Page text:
By Jon Wilkin
St Helens back row
Some of the game's greatest players will be on view at Knowsley Road this weekend, when a Legends team takes on our Challenge Cup-winning side from 1996 to raise money for Steve Prescott.
Perelini is gearing himself up for a big performance this weekend
It's great to see how much support Steve, who has cancer, is receiving from the rugby community. He's a top bloke and I wish him all the best for the future.
Our conditioner, Apollo Perelini, is playing in the game for Saints and is clearly taking it very seriously.
I saw him getting a haircut then going on a training run in preparation for his big day.
Rumour has it he's also been watching videos of himself in action.
I think they must have been in black and white and Eddie Waring was commentating. Lots of unlimited tackles and large leather boots, too!
There's been a lot of talk about the increased crowds over the Easter period and there are a number of factors for this welcome surge in numbers, in my opinion.
The competitive start to the season means a lot more supporters are optimistic about their team's chances and eager to turn out and see them play.
The good weather is also playing its part. There is nothing like playing and watching rugby when the sun is shining.
My Aussie team-mates seem happier now the temperatures are heating up. Instead of 10 layers of clothing, they are down to four or five now.
If the summer is really warm, dehydration could be a problem for players
It seems their shorts have been dusted off at the post-training fashion show earlier than ever. It's a sign that this summer could be hotter than ever.
The only thing that concerns me is the lack of water coming onto the pitch during matches.
If the summer is really warm, dehydration could be a problem for players, and games could suffer a drop in quality.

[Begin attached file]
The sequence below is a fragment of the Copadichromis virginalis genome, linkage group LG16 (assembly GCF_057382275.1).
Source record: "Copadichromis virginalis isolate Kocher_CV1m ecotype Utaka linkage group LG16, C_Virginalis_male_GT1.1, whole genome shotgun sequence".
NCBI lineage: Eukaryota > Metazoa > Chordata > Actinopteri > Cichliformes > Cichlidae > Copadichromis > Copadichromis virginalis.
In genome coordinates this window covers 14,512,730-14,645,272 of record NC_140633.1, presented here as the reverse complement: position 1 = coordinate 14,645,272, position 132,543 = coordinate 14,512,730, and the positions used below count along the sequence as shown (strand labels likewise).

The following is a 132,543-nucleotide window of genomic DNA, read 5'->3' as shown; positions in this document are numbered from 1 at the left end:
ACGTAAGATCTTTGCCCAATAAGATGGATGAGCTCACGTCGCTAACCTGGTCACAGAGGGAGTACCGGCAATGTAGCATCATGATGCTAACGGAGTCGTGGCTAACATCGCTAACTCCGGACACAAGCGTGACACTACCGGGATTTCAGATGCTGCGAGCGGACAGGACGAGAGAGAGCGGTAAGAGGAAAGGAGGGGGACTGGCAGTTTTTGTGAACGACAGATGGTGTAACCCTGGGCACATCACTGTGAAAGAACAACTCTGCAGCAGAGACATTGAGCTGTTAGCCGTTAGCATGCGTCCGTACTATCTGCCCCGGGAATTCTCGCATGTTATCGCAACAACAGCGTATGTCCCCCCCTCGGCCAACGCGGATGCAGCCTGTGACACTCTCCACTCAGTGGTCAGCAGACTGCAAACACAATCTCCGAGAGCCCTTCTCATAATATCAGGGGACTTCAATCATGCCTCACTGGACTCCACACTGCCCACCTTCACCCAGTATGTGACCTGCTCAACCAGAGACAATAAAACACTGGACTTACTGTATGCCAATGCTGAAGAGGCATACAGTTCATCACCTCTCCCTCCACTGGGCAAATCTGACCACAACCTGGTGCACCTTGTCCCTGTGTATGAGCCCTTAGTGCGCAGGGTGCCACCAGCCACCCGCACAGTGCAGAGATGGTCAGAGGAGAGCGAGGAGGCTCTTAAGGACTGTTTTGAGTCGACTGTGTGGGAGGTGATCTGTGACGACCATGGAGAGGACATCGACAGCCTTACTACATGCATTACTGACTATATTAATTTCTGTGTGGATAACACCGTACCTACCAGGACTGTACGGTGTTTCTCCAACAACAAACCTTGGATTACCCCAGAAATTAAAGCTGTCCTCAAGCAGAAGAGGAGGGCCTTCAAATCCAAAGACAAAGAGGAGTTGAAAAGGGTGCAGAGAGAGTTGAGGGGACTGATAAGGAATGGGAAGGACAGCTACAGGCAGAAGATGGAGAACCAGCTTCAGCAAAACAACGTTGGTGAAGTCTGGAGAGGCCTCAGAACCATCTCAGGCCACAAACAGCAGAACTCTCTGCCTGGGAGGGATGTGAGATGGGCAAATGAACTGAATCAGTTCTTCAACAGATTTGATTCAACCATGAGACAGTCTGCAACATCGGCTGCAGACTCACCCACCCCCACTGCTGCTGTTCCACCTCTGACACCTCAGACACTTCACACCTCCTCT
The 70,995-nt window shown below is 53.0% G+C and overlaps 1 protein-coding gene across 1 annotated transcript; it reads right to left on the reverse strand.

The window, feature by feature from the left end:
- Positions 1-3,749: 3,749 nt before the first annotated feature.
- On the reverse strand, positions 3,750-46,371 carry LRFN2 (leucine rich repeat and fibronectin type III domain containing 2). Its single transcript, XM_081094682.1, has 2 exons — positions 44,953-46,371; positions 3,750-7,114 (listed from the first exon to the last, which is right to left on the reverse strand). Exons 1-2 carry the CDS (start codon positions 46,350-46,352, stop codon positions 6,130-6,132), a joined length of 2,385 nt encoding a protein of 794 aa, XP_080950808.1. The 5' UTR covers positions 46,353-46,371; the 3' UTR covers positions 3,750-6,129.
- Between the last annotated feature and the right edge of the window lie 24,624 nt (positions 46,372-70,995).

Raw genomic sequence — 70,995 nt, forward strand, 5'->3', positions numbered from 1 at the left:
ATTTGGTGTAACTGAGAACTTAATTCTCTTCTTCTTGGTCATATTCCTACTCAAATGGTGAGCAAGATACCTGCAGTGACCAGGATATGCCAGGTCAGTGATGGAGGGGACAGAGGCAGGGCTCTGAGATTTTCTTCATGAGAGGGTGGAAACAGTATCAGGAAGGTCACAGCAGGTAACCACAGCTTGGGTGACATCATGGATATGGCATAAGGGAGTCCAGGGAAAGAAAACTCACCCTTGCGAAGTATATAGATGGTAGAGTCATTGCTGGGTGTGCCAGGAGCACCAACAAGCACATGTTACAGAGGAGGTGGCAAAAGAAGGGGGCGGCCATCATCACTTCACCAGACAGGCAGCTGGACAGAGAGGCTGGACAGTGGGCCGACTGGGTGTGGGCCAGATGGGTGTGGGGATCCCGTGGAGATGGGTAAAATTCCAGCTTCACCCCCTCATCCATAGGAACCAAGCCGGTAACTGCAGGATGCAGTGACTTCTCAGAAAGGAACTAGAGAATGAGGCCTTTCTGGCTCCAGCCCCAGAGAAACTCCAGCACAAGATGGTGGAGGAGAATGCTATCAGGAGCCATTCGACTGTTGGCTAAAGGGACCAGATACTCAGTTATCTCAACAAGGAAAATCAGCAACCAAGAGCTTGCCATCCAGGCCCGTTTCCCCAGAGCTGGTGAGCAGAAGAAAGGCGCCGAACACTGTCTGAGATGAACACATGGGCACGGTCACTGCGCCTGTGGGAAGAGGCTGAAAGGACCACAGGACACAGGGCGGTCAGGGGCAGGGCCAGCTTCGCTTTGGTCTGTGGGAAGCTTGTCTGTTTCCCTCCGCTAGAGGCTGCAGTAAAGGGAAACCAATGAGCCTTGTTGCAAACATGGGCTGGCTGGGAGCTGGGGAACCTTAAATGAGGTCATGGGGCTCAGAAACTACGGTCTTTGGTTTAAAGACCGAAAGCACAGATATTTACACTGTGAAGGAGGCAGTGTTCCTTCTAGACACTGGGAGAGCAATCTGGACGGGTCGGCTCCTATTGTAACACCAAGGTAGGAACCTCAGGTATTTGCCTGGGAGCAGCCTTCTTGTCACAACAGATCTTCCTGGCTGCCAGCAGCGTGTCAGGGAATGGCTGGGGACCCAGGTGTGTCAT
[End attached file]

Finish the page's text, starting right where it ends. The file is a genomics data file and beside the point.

I don't understand why water carriers are prevented from coming on the pitch when they like. All they do is give players liquid and inform them of changes due to substitutions.
The decision to limit their appearances is a pointless move.
After such a gruelling period of matches over Easter, we were given time off to relax and spend time with family and friends who don't get to see us that much because of our playing commitments.
I took the chance to get away from rugby for a while, turning into a hermit and focusing on growing facial hair and looking scruffy for a few days.
My good friend John Kirkpatrick, an ex-Saint, is due to wed his fiancÚ this weekend, so I joined him on his stag-do.
You can't beat a few drinks with friends after such an intense period. It allows you to unwind and catch up on what's been going on in their life.
Q. I write in response to last week's column with regards to British sport and our failings at the highest level. Rather than giving so much coverage to sports in which we consistently fail to achieve in, particularly football, do you think the television companies should invest more in exposing sports in which we are showing signs of excelling, such as rugby league?